We have been still able to keep doing some gardening. I have more energy than in several years and it is enjoyable for me to be able to do some real physical work.

I got some peas planted. I would have planted them when I did the other veggies but the place I bought the peas at didn’t have any inoculant.  Legumes benefit from being inoculated with nitrogen fixing bacteria that lives symbiotically with the legumes and fix atmospheric nitrogen into nodules on the roots that the legumes can use to grow.

The bacteria may exist naturally  in the soil but a treatment assures maximum benefit earliest. I had to look several places before I found some at Southern States Co-0p in Moundsville.

We had 10 cubic yards of compost delivered. A local farmer makes it with 70% cow dung and 30% sawdust. It comes in perfect condition, almost but not quite finished composting, so it goes into the soil with maximum biotic life, the fire of digestion still burning. As the saying goes, decaying organic matter is the engine that drives soil fertility. That is worth repeating, decaying organic matter is the engine that drives soil fertility. That should be the mantra of anyone doing any work with the soil and growing plants.

We spread it where we are going to plant the berries. We had some unseasonably dry weather so were able to get it  incorporated into the soil by  rototiller. It has to be dry because the clayey soils we have here lose structure and get compacted if worked when wet.  That is how bricks are made — take clay, add water  and work it wet.  The structure of the soil collapses if worked wet and it takes years for freeze thaw cycles to get it back in shape.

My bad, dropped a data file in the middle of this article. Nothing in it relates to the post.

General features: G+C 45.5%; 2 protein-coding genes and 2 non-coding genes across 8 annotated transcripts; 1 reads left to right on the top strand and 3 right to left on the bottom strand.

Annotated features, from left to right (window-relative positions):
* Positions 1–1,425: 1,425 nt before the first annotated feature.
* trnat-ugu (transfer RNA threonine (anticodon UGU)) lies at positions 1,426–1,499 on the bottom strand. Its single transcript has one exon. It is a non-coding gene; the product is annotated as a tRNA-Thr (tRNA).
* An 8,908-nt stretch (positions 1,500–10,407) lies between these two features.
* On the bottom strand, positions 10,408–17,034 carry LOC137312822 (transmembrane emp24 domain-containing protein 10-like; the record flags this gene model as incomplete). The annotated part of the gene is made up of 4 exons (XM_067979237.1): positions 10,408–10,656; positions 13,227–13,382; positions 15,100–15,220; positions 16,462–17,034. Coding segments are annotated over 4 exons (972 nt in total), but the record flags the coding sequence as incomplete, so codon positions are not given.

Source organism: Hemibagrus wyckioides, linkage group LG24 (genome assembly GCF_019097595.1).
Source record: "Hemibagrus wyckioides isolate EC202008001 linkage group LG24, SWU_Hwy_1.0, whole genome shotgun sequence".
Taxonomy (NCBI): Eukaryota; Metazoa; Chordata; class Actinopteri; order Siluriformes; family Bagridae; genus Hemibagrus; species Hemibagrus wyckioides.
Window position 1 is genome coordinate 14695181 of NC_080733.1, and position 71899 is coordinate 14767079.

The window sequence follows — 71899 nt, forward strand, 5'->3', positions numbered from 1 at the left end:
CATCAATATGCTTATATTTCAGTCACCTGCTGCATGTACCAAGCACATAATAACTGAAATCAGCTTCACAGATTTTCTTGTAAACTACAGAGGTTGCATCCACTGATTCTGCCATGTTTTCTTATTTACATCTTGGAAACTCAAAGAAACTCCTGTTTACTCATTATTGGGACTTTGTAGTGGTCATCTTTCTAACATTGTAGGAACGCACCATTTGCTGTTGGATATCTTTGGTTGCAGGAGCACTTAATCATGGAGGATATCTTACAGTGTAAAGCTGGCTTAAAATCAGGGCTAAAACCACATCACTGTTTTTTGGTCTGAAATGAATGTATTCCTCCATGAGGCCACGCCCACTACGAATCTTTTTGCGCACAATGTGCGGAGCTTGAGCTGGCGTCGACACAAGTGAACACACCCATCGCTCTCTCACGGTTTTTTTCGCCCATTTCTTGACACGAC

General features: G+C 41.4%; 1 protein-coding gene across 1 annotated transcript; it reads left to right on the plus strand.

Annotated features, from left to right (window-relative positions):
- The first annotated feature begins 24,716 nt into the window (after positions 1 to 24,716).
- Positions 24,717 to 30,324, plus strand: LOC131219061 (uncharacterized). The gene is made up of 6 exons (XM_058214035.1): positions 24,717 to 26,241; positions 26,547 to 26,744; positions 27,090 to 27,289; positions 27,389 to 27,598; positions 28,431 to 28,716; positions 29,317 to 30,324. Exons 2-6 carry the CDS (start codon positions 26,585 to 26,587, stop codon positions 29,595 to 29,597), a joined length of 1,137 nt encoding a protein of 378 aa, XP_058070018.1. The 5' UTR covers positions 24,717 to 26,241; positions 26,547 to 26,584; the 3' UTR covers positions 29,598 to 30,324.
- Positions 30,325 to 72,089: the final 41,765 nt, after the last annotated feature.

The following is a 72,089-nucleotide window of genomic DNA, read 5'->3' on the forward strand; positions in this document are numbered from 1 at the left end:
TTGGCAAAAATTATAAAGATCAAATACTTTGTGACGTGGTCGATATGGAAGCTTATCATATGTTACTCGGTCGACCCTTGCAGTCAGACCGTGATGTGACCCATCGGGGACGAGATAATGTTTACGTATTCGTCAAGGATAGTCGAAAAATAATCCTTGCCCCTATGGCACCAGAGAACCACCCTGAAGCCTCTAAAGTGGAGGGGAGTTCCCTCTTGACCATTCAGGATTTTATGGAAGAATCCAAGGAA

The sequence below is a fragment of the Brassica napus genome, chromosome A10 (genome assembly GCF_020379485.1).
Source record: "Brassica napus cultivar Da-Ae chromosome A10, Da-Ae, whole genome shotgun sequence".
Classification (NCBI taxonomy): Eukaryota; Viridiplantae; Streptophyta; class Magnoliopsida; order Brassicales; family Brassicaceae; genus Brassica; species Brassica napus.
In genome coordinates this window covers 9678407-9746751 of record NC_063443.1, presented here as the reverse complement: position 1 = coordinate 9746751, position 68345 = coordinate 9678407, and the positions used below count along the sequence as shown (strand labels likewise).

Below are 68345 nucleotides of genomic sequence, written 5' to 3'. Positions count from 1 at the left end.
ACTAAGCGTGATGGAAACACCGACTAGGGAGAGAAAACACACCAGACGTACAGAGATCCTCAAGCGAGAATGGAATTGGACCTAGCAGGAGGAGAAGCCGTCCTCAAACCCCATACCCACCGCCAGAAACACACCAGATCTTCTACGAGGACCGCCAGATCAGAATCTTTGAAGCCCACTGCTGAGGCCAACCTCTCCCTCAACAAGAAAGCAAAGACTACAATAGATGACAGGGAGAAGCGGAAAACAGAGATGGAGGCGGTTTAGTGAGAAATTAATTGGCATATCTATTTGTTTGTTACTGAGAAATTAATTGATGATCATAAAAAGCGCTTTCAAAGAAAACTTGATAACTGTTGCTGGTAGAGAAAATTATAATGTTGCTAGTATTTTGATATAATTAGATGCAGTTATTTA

I had spread wood ashes over the whole garden including the berry areas.  We heat with wood and save the ashes to fertilize the garden.  This provides a lot of trace minerals brought up by the roots of the trees.

Additionally I spread some rock phosphate  with the compost except where the acid loving plants will go.  The soils here are low in natural phosphate which is essential for good bud initiation. It is the P of the NPK of chemical fertilizers.  We get the N 9notrogen) from compost and nitrogen fixers, and K (potash0 from the cow manure and wood ashes.

Phosphate binds to soil and doesn’t migrate down into the feeder roots so top dressing isn’t effective, it has to be incorporated, thus it was a great opportunity to get to work it into where the berries will be planted.

I didn’t put it where the acid lovers will go because it has a neutralizing effect. I spread aluminum sulfate there instead to lower the pH. Blueberries, lingonberries and cranberries like it acid and I have limed the garden in the past.  I really should have gotten a soil test but feel quite certain that my educated guesss that it needed acidifying is correct.

After everyting was worked in, I threw the dirt from the paths up onto the wide berry beds. The garden has a bit of a slope so when finished it is actually terraced.  I made a ridge along the downhill side so even after the soil settles it will still have a lip to catch rainwater.

Now we are just waiting for the plants to arrive which should be the first week in April.